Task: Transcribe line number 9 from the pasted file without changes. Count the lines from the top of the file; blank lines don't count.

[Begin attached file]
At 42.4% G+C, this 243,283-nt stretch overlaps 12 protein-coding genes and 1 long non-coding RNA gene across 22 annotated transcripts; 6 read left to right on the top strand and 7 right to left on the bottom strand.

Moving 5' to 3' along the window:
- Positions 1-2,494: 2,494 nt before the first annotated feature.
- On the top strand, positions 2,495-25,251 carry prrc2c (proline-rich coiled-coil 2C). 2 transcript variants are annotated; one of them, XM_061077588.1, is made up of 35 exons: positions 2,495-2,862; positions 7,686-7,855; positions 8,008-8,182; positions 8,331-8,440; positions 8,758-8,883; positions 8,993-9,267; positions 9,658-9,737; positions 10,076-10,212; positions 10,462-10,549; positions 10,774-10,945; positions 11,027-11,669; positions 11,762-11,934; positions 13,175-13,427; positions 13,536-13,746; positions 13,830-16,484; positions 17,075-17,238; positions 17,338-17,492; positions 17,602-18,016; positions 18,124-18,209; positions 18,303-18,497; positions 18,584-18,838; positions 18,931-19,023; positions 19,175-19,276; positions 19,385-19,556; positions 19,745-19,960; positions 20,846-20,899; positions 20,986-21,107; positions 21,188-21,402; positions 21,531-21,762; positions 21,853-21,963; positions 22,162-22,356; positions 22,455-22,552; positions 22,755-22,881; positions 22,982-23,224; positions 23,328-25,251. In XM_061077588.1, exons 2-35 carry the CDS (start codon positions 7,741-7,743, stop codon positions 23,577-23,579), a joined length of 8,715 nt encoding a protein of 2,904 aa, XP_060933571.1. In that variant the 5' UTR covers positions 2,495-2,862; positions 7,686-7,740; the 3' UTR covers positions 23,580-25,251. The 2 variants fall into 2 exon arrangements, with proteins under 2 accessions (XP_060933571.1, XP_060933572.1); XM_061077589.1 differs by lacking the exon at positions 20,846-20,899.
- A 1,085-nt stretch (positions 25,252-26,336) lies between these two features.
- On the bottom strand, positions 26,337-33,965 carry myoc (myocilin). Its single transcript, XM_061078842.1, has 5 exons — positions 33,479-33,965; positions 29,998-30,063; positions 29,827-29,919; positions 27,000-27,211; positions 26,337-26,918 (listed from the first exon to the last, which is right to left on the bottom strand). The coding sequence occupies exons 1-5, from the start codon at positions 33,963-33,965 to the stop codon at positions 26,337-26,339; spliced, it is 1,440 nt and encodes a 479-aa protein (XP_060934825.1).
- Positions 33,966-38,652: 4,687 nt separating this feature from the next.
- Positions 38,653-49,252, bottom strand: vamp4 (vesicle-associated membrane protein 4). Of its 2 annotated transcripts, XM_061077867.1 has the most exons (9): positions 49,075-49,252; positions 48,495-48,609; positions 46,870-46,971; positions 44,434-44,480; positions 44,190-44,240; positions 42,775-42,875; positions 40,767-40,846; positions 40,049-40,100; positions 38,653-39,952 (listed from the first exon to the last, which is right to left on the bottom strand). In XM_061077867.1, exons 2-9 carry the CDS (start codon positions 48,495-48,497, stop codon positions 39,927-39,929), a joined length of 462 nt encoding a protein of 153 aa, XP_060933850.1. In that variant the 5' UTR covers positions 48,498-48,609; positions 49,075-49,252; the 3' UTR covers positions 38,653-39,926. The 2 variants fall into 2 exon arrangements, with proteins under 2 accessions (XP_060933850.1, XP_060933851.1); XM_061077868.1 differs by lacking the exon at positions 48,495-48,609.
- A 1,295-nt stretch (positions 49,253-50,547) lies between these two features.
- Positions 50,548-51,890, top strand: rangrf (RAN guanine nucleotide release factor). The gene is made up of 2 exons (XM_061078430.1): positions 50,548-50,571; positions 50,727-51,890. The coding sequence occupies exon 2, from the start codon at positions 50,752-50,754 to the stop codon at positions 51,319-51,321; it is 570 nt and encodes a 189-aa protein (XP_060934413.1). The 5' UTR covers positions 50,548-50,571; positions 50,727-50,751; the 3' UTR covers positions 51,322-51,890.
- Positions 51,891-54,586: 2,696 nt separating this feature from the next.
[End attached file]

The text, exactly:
- A 1,295-nt stretch (positions 49,253-50,547) lies between these two features.